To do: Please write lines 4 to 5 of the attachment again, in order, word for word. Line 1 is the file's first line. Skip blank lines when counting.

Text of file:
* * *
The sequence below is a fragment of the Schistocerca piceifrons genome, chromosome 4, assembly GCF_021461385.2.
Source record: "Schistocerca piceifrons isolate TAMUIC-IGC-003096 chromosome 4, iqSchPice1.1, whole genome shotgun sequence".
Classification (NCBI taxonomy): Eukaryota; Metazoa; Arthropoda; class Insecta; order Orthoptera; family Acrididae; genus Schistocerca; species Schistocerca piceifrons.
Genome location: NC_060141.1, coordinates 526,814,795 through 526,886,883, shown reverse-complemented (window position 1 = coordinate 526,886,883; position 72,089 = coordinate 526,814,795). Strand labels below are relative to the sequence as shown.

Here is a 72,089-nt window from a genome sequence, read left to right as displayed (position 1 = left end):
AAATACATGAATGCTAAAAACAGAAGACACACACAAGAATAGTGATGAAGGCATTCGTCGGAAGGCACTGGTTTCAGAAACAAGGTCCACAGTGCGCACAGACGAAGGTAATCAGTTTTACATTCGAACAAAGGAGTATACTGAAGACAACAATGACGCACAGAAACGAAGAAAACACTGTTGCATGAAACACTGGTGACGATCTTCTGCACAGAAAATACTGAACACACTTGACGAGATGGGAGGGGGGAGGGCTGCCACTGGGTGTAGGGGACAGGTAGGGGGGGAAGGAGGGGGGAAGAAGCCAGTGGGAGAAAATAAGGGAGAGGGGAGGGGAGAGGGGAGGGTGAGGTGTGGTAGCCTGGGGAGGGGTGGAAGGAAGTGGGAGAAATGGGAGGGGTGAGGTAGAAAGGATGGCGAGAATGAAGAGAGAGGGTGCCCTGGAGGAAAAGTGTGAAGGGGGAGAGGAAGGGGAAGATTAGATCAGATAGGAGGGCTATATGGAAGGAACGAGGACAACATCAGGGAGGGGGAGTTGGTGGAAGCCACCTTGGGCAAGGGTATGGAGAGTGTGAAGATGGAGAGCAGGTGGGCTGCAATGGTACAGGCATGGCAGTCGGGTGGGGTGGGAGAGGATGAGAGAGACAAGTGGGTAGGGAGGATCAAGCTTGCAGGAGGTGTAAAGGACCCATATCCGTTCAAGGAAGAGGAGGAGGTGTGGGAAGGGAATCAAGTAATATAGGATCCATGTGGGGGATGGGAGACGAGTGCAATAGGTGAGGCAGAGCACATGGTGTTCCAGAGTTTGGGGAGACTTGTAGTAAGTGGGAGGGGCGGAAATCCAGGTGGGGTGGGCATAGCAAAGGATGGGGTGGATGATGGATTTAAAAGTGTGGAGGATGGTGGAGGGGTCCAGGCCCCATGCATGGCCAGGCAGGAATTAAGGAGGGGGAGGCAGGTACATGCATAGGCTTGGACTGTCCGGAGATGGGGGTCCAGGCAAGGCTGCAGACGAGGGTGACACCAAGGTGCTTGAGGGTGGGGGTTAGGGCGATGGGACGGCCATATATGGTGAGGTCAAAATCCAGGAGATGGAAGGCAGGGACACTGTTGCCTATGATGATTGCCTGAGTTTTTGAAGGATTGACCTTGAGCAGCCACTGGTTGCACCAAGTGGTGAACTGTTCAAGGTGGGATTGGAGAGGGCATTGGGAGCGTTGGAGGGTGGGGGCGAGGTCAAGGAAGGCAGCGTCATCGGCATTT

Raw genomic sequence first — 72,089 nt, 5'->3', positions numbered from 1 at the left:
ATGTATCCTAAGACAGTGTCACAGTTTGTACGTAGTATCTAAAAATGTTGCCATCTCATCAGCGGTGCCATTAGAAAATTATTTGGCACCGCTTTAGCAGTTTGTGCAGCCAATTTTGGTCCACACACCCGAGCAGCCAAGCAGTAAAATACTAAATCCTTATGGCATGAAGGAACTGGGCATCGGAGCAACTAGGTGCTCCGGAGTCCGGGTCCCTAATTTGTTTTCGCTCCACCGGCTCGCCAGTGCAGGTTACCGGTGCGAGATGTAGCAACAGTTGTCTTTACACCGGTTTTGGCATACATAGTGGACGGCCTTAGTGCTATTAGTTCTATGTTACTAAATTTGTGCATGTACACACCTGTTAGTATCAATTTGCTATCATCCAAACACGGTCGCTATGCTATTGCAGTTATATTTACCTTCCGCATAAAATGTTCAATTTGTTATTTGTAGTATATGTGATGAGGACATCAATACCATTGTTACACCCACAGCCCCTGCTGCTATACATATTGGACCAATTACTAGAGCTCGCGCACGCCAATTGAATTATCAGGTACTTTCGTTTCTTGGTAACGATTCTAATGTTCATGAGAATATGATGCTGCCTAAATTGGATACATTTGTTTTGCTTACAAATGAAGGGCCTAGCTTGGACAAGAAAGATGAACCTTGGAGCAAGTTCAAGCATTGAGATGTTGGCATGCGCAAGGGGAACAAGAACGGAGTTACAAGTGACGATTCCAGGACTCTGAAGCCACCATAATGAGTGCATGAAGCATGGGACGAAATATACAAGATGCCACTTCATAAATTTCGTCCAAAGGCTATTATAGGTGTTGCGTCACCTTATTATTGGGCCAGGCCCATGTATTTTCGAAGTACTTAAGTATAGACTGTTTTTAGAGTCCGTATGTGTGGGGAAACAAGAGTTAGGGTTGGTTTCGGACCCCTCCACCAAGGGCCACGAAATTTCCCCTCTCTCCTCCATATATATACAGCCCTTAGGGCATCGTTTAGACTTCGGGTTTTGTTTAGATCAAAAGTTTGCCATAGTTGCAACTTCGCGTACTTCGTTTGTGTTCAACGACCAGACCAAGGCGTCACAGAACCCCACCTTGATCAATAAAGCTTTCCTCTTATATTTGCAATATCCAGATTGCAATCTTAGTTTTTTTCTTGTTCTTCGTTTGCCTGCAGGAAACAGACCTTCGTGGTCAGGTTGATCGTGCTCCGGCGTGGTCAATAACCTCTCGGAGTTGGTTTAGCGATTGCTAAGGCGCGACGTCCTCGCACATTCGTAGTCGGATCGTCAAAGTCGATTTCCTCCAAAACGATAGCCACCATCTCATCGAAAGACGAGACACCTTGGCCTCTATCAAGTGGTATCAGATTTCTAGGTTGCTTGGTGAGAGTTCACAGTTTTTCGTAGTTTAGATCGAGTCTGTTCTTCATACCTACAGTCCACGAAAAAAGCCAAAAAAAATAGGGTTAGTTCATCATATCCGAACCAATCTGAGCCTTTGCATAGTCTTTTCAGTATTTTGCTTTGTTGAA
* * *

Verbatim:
Genome location: NC_060141.1, coordinates 526,814,795 through 526,886,883, shown reverse-complemented (window position 1 = coordinate 526,886,883; position 72,089 = coordinate 526,814,795). Strand labels below are relative to the sequence as shown.

Here is a 72,089-nt window from a genome sequence, read left to right as displayed (position 1 = left end):